Unless the world comes to an end on Dec. 21, which, with all due respect to the Mayans, I highly doubt, it is entirely conceivable that I may actually outlive print journalism.
I’m beginning to understand how linotype operators must have felt when their craft went the way of the dodo and the dinosaur.
When I first started writing for the Westbrook American in 1965, editor-publisher Harry Foote was still wearing a green eyeshade and arm garters. I’m not sure if Harry, who passed away this year at age 96, was setting type by hand, but I do remember seeing page galleys made up in metal type, as though the words had been sculpted onto the page. Printing a newspaper was a 19th century mechanical process through much of the 20th century.
While still in high school I wrote sports for the Portland Press Herald, hand-delivering football and basketball game reports to a smoke-filled newsroom where old bulls, some in eyeshades and arm garters, edited copy with blue pencils and took occasional snorts from bottles stashed in their desks.
I blame journalism for the fact that I became a smoker.
In the 1970s, I wrote a column for the Portland Evening Express, the death of which created the market for suburban weeklies like The Forecaster. I hand-delivered my typed columns to opinion page editor Don Hansen.
I only switched from a Smith-Corona manual typewriter to an Apple IIe computer in the mid-1980s, forced to join the digital age by Maine Times staffers who were sick and tired of retyping my articles into the system. In those early word processing days, I still hand-delivered my work, albeit on a diskette rather than as a manuscript.
For 20 years or so now, everything I have written has been sent off into the ether via e-mail. In fact, I have never actually met several of the magazine editors I write for, let alone visited their offices. Strange – and a bit disconcerting – to make your living sending Microsoft Words to strangers in places you’ve never been.
When it became apparent that the future of information was online, many newspapers started putting their content on websites, as well as on paper. The fact that they gave away their work online while trying to sell it in print never made any sense to me. The ones that survived were often those, like The Wall Street Journal and The New York Times, that charged for their online content.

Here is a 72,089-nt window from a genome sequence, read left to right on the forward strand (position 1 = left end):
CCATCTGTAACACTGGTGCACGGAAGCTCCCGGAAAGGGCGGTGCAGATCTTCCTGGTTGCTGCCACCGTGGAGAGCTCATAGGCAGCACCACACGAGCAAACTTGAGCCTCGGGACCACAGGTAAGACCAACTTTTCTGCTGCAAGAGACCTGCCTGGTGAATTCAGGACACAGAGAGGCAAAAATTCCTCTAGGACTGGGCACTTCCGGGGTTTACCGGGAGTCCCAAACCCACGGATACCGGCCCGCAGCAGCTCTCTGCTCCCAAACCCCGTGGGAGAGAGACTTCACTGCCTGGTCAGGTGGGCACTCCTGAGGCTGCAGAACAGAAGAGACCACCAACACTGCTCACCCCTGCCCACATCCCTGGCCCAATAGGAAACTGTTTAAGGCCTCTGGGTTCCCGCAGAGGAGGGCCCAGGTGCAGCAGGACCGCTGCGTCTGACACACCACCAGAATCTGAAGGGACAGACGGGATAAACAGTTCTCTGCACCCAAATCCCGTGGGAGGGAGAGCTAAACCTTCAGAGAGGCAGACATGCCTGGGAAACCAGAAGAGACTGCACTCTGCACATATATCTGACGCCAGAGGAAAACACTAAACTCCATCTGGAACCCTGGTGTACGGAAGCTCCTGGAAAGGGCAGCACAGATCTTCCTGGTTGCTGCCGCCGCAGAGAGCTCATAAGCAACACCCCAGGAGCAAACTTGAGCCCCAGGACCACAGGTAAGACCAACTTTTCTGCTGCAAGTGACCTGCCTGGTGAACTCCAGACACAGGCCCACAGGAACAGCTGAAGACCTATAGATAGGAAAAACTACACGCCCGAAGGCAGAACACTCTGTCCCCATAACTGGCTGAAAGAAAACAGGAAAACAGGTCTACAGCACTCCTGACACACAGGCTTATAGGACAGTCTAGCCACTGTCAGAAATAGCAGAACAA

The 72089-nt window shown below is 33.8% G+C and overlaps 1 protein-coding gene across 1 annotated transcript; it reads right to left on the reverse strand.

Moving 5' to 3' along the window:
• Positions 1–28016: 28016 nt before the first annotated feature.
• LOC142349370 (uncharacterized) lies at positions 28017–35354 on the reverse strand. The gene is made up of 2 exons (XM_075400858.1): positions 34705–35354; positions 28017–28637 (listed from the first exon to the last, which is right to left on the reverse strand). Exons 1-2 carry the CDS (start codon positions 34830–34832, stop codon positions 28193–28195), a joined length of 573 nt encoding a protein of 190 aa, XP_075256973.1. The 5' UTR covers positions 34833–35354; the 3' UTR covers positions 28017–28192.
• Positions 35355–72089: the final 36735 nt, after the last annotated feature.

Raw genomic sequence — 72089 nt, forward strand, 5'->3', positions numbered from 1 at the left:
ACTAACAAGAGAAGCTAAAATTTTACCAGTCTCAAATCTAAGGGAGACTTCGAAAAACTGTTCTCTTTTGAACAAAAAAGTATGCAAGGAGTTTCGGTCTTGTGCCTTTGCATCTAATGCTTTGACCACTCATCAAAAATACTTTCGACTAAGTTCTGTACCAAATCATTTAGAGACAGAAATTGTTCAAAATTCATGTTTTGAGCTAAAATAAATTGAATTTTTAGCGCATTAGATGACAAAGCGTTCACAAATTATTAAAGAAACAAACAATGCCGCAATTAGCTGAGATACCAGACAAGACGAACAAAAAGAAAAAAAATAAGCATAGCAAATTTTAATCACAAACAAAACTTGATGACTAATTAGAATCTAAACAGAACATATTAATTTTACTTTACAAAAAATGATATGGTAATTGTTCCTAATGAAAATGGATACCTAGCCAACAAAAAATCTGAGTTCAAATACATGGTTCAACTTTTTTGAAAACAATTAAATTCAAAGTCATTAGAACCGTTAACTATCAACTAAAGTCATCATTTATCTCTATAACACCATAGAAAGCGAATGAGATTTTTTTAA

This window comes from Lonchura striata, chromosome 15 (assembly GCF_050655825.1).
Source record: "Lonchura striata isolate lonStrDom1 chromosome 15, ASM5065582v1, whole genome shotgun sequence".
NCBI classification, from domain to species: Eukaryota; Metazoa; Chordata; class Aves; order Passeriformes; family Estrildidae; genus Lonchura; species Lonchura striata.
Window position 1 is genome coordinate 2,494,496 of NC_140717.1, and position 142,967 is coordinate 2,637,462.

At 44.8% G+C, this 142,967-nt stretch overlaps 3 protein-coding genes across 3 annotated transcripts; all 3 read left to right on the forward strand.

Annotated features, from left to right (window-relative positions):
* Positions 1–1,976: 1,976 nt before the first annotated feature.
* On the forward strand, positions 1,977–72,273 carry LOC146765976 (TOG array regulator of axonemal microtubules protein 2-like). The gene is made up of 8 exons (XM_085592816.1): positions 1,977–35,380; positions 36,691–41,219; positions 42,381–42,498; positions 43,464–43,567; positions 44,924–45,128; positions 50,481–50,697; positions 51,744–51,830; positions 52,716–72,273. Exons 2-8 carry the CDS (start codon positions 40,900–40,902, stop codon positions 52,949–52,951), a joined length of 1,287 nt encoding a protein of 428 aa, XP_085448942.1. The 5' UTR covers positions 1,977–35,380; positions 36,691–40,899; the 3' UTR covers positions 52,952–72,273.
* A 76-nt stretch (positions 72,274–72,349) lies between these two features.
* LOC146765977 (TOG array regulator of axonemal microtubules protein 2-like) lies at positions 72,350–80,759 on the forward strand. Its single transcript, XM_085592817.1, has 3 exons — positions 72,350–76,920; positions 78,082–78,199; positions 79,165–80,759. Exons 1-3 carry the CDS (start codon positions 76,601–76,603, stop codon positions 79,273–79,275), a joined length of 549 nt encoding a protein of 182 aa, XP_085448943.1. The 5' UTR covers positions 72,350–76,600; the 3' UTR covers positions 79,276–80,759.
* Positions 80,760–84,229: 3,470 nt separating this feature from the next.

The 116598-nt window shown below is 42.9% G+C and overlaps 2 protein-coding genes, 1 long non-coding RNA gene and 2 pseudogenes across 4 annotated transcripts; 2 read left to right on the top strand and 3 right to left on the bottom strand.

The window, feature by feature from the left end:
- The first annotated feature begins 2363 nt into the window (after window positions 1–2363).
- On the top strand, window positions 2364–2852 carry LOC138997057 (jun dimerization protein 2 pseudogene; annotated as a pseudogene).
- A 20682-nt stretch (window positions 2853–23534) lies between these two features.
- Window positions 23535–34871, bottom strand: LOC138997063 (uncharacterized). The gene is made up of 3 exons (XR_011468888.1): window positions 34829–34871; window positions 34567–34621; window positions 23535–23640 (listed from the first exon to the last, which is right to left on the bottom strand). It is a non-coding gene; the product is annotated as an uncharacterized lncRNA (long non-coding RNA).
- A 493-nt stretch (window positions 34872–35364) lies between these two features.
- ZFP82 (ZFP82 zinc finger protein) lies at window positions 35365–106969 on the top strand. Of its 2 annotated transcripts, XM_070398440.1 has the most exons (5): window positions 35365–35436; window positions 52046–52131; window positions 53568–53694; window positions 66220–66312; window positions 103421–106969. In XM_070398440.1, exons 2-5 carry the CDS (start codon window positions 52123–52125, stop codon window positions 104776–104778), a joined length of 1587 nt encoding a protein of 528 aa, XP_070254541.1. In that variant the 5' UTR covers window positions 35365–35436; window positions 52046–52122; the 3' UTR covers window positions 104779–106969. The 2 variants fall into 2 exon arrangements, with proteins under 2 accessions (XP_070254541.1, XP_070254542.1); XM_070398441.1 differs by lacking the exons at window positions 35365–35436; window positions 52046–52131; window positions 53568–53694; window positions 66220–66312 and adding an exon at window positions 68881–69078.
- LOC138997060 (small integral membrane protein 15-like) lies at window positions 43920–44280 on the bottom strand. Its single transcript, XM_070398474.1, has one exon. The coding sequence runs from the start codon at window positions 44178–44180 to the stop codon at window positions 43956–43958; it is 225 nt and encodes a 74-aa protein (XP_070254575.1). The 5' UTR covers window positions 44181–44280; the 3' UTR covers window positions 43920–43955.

Facing cyber-competition from the likes of The Daily Beast, Daily Kos and Huffington Post, once-proud print publications such as the Seattle Post-Intelligencer, Christian Science Monitor and U.S. News & World Report have become online only. That seems to be the way things are going.
Editor Tina Brown, who is busy trying to create a virtual Newsweek by grafting it onto The Daily Beast, was asked recently in a New York Magazine interview whether there would still be newspapers on paper in 10 years.
“‘No’ is the short answer,” Brown replied, “unless printed at home via the web.”
Grab your Kindles, kiddies. We have seen the future and it doesn’t involve turning trees into newsprint.
Online journalism, of course, is far more economical and environmentally friendly than print journalism, yet it’s hard for an old ink-stained wretch (and former librarian) like myself to trade the reassuring physicality of black words on white paper for the neurasthenic insubstantiality of ghostly words on glowing screens.
When I get up each morning, I make Carolyn’s coffee, boot up the computer and retrieve the morning paper that Mr. Kennedy silently deposits in the box just before dawn. Once I’ve read the paper, I’m ready to face another day. Reading the news on a tablet or online would be like drinking decaf.
I suppose if newspapers do die, it won’t be the end of the world. Just the end of my world.